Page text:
Biden's social spending spree may unleash bigger inflation wave: JEC Republicans

Sen. Mike Lee said inflation is 'gnawing away at Americans’ wages, savings, and aspirations'

Democrats’ plans for trillions of dollars of spending on social programs could unleash more inflation at a time when prices are already accelerating at their fastest pace in 30 years, according to a new report from the Joint Economic Committee Republicans viewed exclusively by FOX Business.  

Since the coronavirus pandemic, Congress has authorized $6 trillion in new spending via the American Rescue Plan, the CARES Act and other legislation while the Federal Reserve has purchased $4 trillion in assets to stabilize the economy.

The stimulus money boosted income and spending above where it would have been otherwise, causing a rise in disposable income as the economy shrank.

Source: Federal Reserve Bank of St. Louis

"Inflation is rising at its fastest pace in three decades, and it’s gnawing away at Americans’ wages, savings, and aspirations," said Utah Sen. Mike Lee, a Republican and the ranking member of the Joint Economic Committee.  

"It’s making it harder for families to afford gas and groceries and make ends meet," he added. "In our research released today, the Joint Economic Committee found that these rising prices for everyday goods are being turbocharged by Congress spending money it simply doesn’t have. If we don’t stop this runaway train, inflation could get worse."

The Joint Economic Committee is a bipartisan group that studies matters related to the economy and makes recommendations on improving the economy.

The core personal consumption expenditures price index, which excludes food and energy costs and is the Federal Reserve’s preferred inflation measure, rose 3.6% year over year in August, the most in 30 years. Prices increased 0.3% for the month. 


Rising prices are partly the result of the pace of the U.S. economy’s reopening, which has caused supply chain disruptions as materials and labor have been in short supply. 

That has led to cost-push inflation, which occurs when businesses are forced to pass along their higher prices to consumers. Such inflation is likely temporary, according to Jackie Benson, senior economist for Joint Economic Committee Republicans.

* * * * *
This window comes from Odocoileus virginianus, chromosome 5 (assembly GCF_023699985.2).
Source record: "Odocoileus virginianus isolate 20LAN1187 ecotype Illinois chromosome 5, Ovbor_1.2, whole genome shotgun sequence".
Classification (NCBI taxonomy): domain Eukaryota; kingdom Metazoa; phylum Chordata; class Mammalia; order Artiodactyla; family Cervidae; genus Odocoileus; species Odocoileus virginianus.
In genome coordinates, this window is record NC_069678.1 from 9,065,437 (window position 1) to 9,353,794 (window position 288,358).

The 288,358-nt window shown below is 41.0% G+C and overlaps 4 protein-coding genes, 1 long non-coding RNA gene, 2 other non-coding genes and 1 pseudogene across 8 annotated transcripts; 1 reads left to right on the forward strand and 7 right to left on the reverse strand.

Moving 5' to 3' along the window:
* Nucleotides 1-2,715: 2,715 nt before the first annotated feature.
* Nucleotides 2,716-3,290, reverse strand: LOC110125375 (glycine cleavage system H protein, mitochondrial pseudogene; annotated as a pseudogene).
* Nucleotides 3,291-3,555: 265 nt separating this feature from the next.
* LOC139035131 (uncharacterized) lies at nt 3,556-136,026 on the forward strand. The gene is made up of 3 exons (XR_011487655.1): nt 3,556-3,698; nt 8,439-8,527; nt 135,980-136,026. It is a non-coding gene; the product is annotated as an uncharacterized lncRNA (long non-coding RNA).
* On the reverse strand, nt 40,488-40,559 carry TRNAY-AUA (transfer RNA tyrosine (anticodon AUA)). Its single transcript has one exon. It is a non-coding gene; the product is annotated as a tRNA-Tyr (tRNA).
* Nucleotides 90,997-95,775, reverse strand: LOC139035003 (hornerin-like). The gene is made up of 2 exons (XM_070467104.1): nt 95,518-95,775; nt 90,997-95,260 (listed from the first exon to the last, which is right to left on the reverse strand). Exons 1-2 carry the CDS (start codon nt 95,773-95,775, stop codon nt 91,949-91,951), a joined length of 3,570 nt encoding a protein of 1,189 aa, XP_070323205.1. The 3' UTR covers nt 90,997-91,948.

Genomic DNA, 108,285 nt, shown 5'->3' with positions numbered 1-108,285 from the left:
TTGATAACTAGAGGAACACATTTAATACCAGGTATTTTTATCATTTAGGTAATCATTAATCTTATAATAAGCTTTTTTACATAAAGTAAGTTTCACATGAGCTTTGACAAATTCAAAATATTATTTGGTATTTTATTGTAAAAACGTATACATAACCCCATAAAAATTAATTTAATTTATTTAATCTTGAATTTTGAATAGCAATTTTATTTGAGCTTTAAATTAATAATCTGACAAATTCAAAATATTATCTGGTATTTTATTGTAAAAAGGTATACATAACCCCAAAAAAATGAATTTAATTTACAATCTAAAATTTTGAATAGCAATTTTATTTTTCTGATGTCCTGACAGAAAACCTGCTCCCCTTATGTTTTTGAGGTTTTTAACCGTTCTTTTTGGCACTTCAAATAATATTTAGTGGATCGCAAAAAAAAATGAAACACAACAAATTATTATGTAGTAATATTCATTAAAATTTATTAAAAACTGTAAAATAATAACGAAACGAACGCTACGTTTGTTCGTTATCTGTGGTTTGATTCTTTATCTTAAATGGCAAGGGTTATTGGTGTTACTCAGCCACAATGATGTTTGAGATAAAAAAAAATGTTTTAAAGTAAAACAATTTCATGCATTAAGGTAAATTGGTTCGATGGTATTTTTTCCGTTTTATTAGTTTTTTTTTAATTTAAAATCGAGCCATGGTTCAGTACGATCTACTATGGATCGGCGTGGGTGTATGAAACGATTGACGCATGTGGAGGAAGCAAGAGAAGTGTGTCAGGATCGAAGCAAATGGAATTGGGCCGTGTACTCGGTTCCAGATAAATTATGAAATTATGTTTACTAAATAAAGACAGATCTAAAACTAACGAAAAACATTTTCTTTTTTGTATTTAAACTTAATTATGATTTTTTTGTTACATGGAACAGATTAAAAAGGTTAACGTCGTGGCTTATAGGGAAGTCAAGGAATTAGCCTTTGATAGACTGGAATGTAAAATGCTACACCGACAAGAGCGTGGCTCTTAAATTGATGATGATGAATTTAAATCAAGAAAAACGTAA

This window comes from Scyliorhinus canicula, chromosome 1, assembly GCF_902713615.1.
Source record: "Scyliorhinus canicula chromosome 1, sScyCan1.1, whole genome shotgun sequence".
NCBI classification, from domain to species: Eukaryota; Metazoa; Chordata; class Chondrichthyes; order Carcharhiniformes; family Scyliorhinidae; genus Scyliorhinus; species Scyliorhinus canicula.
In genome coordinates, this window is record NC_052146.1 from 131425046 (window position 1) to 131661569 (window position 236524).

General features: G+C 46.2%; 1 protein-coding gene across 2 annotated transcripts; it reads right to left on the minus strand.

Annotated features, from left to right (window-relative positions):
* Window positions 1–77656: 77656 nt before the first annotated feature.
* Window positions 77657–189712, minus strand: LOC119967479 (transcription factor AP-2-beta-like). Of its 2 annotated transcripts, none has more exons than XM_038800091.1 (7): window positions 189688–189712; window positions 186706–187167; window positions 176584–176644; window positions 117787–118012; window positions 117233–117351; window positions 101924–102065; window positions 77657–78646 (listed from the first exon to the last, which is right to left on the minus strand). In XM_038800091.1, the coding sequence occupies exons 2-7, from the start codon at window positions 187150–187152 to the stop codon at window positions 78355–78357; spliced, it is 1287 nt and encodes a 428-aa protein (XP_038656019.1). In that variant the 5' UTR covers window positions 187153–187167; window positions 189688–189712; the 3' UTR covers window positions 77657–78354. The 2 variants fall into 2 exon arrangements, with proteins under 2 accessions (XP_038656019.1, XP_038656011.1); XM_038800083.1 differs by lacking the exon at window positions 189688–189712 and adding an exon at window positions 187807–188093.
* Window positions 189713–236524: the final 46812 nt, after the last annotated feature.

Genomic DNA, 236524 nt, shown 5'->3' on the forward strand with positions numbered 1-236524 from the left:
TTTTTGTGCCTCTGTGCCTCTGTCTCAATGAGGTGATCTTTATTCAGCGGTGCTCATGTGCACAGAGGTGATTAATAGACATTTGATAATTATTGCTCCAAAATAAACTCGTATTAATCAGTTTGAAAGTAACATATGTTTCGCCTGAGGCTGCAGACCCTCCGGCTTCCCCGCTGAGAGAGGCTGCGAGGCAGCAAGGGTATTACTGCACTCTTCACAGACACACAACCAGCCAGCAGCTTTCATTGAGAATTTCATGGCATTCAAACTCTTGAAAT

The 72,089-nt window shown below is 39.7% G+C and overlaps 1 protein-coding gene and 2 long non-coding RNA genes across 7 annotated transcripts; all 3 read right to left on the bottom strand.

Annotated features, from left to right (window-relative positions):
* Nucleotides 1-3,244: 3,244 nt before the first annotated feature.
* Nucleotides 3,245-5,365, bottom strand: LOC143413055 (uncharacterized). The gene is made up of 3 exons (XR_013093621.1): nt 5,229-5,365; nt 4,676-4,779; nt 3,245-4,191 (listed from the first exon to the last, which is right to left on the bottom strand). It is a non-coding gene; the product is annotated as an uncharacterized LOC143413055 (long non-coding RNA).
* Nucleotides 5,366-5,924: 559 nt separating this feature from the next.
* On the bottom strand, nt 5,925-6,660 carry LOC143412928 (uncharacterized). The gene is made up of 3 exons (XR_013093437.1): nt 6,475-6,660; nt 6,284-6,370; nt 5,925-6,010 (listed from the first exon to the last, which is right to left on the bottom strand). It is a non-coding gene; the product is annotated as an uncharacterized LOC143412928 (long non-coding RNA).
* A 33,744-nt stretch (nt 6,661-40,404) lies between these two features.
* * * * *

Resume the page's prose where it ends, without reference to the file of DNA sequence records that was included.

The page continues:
She believes the more worrying concern is the demand-pull inflation that could occur as a result of government stimulus that shovels cash to consumers and causes demand to swamp supply.

"While increased costs for American producers will likely subside after global supply chains adjust, demand-driven inflation may exacerbate even further if government stimulus continues to boost household income before the labor market recovers," wrote Benson. "Tax increases that further constrain business activity could also make inflation worse."

President Biden’s proposed Build Back Better economic agenda would expand the nation’s social safety net by trillions of dollars by providing two years of free community college for all students, in addition to giving qualifying families up to $3,600 a child per year and expanding Medicare, among other things. 


A separate $1 trillion bipartisan infrastructure bill is held up in the House after progressives said they would vote down the measure unless the social spending package was passed. 

The social spending bill uses a combination of deficit spending and tax increases to pay for the plan’s $3.5 trillion price tag, which would grow to $5.5 trillion over 10 years if made permanent.

The legislation is stalled in the U.S. House of Representatives as Democrats attempt to lower the price tag to get moderate Democratic Sens. Joe Manchin of West Virginia and Kyrsten Sinema of Arizona on board. 

Both Manchin and Sinema need to vote in favor of the plan in order for Democrats to use budget reconciliation to block a Republican filibuster and pass the bill with a simple majority. 

Giving households more cash, either through stimulus checks or subsidies, will boost consumer demand at a time when the tax hikes helping to pay for the programs likely reduce business investment and hiring, according to Benson. 

Rising inflation is not a given in the event the legislation passes, according to the report. 


First, rising consumer demand could bring people back into the labor force. However, artificially increasing demand is unlikely to do so in an environment of rising COVID-19 cases and when supply-chain disruptions are prevalent. Tax hikes will also likely reduce hiring and investment. 

Inflation would also be held in check if consumers hold back on spending in the event of a resurgence in COVID cases. However, prior increases in case counts have caused consumers to pull back on spending on services while stocking up on goods. This would result in even greater supply chain disruptions and more inflation. 

There is also the chance that the reconciliation bill increases employment enough to offset the increase in demand through programs like the so-called Civilian Climate Corps. But that program is expected to provide 20,000 jobs – well short of the record 11 million job openings. Additionally, prior studies have shown federal job training programs typically fail to live up to expectations.

Inflation concerns have the Federal Reserve ready to act. 

The central bank in September indicated it could begin tapering its asset purchases before the end of this year and start raising interest rates next year in order to combat rising prices. 

"Unfortunately, if extraordinary spending levels continue, monetary tapering or even tightening may not have its intended effect," Benson concluded. "Congress should therefore consider the inflationary risks of continuing its recent pattern of ballooning government spending."